THESE days Zimbabwe, compared to the past two decades, is buzzing with activity and positive talk. It’s really refreshing. The general polarised environment is fading, although the politics remains toxic after the army putsch last November.
The historic opportunity still remains. There are investment conferences galore on Zimbabwe. A delegation of British investors is on its way to Harare. British peer Lord Peter Hain, who now works with big corporates as a consultant or adviser, was in the country this week. He met President Emmerson Mnangagwa and senior government officials to discuss the country’s new economic and policy agenda.
Many other business leaders and delegations have of late been here. Investors from Western Europe, Scandinavia, Asia and North American have been here too and will continue coming; for Zimbabwe has huge opportunities. It has vast resources even if it is a sea of poverty; reeling from the paradox of plenty.
There is so much that is happening even though that has not yet brought discernible change and benefits for the long-suffering population on the socio-economic front.
The most noticeable change, naturally, has been the removal of former president Robert Mugabe, a cold-bloodied ruler who ran a corrupt and incompetent regime which mismanaged the economy and left the country in ruins. Of course, leaders of the current administration were part of the ancien regime, in other words part of the problem and that is a big challenge for the country to have a clean break with the past. One of the first questions a newly democratic nation must face is that of what to do with its old dictator and his/her enforcers.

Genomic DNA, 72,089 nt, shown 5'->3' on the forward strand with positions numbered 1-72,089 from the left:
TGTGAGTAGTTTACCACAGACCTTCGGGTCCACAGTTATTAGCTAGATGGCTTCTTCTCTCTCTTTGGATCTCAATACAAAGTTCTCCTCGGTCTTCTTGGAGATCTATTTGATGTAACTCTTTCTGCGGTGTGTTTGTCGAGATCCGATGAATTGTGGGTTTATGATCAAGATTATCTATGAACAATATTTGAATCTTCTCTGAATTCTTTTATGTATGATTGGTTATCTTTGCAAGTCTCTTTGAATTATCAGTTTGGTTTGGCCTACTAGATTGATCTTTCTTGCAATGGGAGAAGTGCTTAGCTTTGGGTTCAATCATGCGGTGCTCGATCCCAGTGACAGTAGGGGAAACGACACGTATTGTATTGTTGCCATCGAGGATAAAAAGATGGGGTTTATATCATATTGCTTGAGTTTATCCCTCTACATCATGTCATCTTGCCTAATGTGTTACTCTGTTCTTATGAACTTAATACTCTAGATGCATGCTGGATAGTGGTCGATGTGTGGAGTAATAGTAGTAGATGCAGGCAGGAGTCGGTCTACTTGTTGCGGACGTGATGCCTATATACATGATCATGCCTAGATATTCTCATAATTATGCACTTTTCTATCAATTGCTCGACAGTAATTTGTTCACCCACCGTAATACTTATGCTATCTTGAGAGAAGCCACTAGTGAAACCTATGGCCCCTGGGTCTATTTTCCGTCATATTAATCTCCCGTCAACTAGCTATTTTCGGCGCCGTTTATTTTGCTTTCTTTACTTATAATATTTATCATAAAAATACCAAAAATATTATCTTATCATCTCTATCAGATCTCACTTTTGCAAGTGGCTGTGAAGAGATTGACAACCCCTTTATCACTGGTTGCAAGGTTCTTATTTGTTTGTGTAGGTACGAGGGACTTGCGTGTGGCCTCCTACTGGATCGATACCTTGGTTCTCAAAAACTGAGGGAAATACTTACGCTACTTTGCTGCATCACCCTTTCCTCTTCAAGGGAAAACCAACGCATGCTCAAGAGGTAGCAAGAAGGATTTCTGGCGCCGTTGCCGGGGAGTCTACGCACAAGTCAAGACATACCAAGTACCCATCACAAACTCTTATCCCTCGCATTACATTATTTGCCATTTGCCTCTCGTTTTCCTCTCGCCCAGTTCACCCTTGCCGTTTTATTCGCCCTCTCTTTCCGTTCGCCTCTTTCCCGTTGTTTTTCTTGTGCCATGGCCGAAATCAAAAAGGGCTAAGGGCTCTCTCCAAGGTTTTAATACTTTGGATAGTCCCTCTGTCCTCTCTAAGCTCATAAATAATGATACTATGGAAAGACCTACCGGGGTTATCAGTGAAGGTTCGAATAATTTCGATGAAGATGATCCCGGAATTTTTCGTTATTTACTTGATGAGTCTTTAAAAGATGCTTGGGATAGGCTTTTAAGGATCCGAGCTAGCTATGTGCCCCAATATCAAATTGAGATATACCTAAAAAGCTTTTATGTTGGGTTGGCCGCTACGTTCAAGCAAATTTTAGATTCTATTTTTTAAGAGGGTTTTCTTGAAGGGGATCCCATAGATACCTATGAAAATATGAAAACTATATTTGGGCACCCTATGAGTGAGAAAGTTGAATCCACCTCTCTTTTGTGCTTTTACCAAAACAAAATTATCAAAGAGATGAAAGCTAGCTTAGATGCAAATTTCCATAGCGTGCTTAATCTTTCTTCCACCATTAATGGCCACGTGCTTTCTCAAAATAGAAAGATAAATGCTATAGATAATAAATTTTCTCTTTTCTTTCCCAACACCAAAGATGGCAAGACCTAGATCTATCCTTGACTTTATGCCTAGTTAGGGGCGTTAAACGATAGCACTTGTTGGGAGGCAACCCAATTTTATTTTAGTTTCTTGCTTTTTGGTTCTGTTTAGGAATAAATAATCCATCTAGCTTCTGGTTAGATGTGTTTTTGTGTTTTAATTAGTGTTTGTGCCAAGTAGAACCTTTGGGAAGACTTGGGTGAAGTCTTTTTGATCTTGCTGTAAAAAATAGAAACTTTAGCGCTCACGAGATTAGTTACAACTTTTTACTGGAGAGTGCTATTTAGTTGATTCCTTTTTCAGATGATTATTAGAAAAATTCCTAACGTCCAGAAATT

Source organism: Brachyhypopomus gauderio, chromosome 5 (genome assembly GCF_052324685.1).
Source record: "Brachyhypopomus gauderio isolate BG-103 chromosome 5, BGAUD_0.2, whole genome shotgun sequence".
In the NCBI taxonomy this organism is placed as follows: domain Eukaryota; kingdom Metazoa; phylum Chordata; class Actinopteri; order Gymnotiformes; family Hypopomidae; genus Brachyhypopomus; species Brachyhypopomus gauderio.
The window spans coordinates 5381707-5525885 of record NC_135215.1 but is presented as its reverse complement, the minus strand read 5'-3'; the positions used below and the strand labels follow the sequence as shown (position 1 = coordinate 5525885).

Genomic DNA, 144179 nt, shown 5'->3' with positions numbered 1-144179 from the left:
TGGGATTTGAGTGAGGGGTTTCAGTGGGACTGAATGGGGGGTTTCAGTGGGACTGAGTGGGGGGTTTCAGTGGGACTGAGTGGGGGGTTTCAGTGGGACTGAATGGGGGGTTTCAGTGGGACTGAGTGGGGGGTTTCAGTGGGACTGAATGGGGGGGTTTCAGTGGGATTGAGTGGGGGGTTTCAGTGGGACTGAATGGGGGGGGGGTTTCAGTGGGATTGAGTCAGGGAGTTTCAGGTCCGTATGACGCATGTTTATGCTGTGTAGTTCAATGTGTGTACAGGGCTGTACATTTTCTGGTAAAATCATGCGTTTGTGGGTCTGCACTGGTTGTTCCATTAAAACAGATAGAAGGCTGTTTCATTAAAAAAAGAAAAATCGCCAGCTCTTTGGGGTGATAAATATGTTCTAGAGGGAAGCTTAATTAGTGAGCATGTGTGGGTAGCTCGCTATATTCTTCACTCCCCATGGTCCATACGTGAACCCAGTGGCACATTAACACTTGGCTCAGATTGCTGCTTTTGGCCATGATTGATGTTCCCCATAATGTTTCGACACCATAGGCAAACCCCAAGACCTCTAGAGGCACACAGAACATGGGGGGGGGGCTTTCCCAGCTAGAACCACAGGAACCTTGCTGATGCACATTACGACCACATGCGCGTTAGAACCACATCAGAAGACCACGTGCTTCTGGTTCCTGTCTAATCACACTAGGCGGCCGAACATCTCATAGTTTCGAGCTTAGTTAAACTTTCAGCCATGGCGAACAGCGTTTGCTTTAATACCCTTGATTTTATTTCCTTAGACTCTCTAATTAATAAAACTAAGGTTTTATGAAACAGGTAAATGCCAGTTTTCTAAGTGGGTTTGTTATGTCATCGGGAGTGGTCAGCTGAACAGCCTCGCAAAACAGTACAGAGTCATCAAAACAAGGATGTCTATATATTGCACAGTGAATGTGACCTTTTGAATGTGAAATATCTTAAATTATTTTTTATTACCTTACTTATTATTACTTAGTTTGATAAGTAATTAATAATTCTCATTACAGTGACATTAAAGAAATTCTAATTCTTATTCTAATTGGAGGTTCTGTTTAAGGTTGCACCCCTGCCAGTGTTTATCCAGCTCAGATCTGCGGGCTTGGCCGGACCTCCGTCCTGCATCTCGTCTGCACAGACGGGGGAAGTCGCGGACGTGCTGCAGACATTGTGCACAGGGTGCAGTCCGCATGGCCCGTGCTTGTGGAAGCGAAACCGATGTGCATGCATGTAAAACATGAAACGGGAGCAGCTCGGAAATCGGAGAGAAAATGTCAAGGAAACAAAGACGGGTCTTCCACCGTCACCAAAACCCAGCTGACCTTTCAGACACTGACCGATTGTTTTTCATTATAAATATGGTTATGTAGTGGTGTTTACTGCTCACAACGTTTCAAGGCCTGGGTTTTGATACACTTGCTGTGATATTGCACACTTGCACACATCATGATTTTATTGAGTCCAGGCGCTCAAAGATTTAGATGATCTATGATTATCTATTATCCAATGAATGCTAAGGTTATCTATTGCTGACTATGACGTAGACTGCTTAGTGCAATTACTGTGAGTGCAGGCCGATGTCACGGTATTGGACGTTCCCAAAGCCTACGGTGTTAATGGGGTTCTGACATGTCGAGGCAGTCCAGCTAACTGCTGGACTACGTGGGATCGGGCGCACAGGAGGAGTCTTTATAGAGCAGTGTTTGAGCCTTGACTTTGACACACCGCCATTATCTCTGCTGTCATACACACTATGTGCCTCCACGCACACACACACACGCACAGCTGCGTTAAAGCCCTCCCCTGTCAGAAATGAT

Since the French Revolution, it has been clear that the choices for new democracies are very difficult, worse still if the change of leadership was from within as was the case here in Zimbabwe.
However, the fundamental issue is that recent the political developments and subsequent events in Zimbabwe bode well for the economic policy environment.
However, for Zimbabwe to succeed an overhaul is needed. It’s not good enough to just say “Zimbabwe is open for business. There is also need for an economic vision and blueprint to capture that, and a framework for implementation. That is not there yet. Slogans and rhetoric are not enough. Investors and capital need to be channelled into a democratic, accountable and functional state to ensure inclusive and sustainable growth. This implies comprehensive reforms.
Mnangagwa’s immediate challenge is to hold free and fairs elections, which must be credible and transparent. The good thing is he has promised that, but it is difficult to see how the polls will be free and fair given military involvement in partisan and electoral politics, dodgy behaviour by the Zimbabwe Electoral Commission, which is staffed with former security personnel, and the ruling Zanu PF’s manipulative and fraud propensities. Besides elections, Mnangagwa has to come up with political and institutional reforms if he really wants meaningful change to take Zimbabwe forward. Investors may be trickling in and waiting to flock in after elections, but Zimbabwe still needs a shake-up of its base and superstructure to thrive.